Elbow pain can often result from a simple strain or sprain. Strains are injuries to muscles or tendons and sprains are injuries to ligaments. Such soft tissue injuries may be caused by a specific injury (eg falling onto an outstretched hand) or may gradually build up over time. The elbow can sometimes become painful during activities such as gripping with the hand, and lifting a kettle, for example, as well as bending and straightening the elbow. The most common soft tissue problems of the elbow are tennis elbow and golfers elbow. Despite their names, often these conditions have nothing to do with particular sports. Often they are the result of overuse or repetitive strain. They are conditions of the tendons and are best managed with exercises to stretch and strengthen the tendon up again.
How can I help myself to get better?
Minor injuries, such as mild sprains and strains, can often be initially treated at home using a protection, rest, ice regime for the first two or three days after onset:
- Protection – protect the affected area from further injury; for example, avoid the painful activities that may have caused the injury if this is easily traced. However do not stop moving altogether as this will likely cause your shoulder to stiffen up.
- Rest – rest the elbow for two or three days only. Resting the arm for a short time may help any inflammation or discomfort to settle. However resting beyond two to three days may lead to the surrounding muscles becoming weaker which will not be helpful in the longer term.
- Ice – should you notice any swelling or tenderness around the joint, apply an ice pack to the affected area for about 15 minutes every two to three hours. This may help to reduce the swelling and give some pain relief. A bag of frozen peas, or similar, will work equally as well.
- NB please be sure to wrap the ice pack / frozen peas in a moist towel or similar to avoid direct contact with the skin.
Contrary to many people’s beliefs, it is good to stay active when you have pain in your soft tissues or joints. Try to reduce the amount of activity (rather than stopping it altogether) that may be exacerbating your symptoms for a short period, until the pain settles. You should then aim to slowly work back up to your previous activity level. If exercising does not affect your symptoms or improves them, try to stay as active as possible.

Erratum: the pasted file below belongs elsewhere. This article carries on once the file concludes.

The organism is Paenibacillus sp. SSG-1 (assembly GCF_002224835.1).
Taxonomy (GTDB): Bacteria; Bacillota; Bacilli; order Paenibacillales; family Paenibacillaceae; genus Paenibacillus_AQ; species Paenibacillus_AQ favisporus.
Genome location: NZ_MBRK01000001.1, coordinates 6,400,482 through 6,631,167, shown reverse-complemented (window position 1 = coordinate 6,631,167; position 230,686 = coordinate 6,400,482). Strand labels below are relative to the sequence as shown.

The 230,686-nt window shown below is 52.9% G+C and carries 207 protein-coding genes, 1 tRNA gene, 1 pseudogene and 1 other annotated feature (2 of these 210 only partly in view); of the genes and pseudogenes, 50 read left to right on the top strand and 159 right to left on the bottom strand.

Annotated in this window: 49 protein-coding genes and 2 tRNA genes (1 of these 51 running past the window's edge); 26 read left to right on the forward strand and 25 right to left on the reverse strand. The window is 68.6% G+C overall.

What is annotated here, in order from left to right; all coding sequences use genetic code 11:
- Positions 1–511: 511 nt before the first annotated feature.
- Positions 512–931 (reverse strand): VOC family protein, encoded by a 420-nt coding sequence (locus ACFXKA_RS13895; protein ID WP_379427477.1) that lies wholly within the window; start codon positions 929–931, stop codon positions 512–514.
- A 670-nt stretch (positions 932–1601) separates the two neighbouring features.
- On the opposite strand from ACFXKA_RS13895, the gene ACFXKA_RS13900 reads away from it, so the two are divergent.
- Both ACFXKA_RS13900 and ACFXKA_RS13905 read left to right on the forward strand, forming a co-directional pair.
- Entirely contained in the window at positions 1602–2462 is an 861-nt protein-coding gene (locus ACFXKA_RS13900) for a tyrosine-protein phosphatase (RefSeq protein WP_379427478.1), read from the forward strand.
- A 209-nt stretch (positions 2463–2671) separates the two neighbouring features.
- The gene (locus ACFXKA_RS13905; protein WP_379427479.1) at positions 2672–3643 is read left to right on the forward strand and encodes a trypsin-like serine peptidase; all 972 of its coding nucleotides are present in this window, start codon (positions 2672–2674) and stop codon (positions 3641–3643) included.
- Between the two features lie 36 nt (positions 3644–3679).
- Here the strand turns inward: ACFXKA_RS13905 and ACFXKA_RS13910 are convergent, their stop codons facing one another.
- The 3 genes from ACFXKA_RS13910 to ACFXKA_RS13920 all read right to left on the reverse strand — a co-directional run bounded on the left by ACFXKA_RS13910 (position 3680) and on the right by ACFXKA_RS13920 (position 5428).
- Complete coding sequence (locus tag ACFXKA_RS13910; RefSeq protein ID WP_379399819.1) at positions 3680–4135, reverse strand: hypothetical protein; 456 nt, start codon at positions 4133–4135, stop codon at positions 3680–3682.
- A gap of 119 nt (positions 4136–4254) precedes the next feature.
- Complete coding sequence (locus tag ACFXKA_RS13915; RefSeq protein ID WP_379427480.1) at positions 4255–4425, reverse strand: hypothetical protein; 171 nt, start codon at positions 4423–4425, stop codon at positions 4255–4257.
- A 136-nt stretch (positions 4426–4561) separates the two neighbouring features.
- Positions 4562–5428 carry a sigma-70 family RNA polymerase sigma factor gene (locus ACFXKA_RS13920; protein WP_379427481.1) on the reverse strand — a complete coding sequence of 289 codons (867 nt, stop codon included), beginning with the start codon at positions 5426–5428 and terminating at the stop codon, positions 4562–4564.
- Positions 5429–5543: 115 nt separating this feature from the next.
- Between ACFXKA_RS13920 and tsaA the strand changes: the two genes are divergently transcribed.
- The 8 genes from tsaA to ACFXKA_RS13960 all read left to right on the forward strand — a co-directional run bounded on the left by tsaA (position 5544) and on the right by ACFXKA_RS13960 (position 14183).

- Some basic exercises can be useful in easing your elbow pain and to help it move better. These simple elbow exercises from ARC UK may be a useful starting point.
- Pain relief through medication may be useful – however it is essential that prior to using pain-relieving medication that you check with either your GP or pharmacist that you are OK to use them - even if they are “over-the-counter” type medications such as paracetamol, ibuprofen or creams that you can buy at the chemist.
When should I see my doctor or physiotherapist?
Many episodes of elbow pain get better or improve on its own, or with the self-management approaches as discussed above.
However you should seek medical advice for the following:
- After a sudden traumatic injury such as a fall onto a hard surface, a high impact injury or a sudden twisting or wrenching injury.
- If the pain is severe or the elbow is hot, red or very swollen
- If you have tingling or numbness down the arm
- If you develop acute elbow pain at the same time as feeling unwell or if you develop a fever similarly to the onset of your elbow pain, it is possible you may have developed and infection of the joint, so you should see your doctor immediately/the same day. If you are unable to see your doctor you may need to attend at your local Walk in Centre or A+E.
The Healthy Living Teams in provide tailored support and guidance to local people who would like to be more physically active. To find out more about the programmes available, please click on the link below for your Borough: